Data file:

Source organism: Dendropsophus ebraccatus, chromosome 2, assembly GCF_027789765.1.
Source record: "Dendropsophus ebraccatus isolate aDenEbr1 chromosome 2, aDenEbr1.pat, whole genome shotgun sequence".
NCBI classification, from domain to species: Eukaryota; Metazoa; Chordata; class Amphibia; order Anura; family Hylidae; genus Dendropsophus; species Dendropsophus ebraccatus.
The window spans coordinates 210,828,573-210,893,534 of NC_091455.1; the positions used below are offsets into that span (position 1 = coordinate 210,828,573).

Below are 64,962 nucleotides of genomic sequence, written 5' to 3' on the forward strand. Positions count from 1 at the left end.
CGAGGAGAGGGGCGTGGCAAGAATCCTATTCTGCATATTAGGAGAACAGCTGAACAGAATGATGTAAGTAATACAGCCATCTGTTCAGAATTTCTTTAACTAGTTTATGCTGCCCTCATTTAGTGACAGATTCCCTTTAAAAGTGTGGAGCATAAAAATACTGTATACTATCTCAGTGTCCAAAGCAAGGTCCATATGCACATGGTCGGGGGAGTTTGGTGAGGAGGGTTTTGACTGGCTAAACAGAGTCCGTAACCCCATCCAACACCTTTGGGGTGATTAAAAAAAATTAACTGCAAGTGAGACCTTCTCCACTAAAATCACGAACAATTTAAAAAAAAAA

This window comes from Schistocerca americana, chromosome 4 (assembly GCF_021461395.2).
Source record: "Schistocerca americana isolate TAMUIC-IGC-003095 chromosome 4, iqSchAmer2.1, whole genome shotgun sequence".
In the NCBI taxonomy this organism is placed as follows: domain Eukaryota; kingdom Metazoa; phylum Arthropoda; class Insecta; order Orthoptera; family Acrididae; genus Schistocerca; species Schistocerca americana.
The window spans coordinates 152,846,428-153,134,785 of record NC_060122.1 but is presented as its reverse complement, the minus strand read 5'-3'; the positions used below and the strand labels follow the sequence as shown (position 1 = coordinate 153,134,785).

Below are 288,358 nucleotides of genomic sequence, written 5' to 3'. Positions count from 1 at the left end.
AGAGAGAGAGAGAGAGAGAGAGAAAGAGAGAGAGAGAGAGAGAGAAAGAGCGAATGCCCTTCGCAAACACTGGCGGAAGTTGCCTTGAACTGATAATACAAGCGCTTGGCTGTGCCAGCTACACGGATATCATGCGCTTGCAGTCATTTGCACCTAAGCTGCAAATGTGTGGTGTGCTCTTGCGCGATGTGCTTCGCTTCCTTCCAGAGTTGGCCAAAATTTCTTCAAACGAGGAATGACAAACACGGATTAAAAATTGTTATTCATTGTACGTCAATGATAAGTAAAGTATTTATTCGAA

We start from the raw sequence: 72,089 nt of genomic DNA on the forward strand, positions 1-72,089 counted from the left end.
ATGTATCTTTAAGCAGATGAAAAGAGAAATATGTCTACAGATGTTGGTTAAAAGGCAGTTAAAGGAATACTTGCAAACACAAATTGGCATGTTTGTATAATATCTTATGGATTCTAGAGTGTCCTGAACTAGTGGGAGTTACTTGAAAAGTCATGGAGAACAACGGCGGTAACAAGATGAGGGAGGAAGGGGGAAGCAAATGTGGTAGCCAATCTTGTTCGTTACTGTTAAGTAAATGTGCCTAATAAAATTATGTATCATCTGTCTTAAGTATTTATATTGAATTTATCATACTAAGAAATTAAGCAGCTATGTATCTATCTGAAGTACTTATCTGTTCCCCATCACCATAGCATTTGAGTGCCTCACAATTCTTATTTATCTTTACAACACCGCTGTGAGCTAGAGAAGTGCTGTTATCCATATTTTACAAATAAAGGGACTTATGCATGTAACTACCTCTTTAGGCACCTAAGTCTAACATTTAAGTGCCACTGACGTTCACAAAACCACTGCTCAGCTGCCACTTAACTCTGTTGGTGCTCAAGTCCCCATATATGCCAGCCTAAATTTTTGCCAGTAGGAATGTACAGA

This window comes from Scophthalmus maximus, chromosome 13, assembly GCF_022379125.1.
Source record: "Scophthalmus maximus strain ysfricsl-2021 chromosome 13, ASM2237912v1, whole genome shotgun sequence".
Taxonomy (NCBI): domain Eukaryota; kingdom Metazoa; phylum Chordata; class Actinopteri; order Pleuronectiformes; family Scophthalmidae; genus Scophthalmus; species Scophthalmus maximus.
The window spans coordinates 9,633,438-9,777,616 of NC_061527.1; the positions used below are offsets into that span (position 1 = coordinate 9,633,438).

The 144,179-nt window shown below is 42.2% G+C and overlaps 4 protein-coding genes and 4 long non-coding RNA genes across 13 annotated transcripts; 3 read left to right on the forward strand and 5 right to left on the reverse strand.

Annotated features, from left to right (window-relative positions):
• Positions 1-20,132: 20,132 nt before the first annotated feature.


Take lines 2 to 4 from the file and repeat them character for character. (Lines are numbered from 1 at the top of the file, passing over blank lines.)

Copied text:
Source record: "Dendropsophus ebraccatus isolate aDenEbr1 chromosome 2, aDenEbr1.pat, whole genome shotgun sequence".
NCBI classification, from domain to species: Eukaryota; Metazoa; Chordata; class Amphibia; order Anura; family Hylidae; genus Dendropsophus; species Dendropsophus ebraccatus.
The window spans coordinates 210,828,573-210,893,534 of NC_091455.1; the positions used below are offsets into that span (position 1 = coordinate 210,828,573).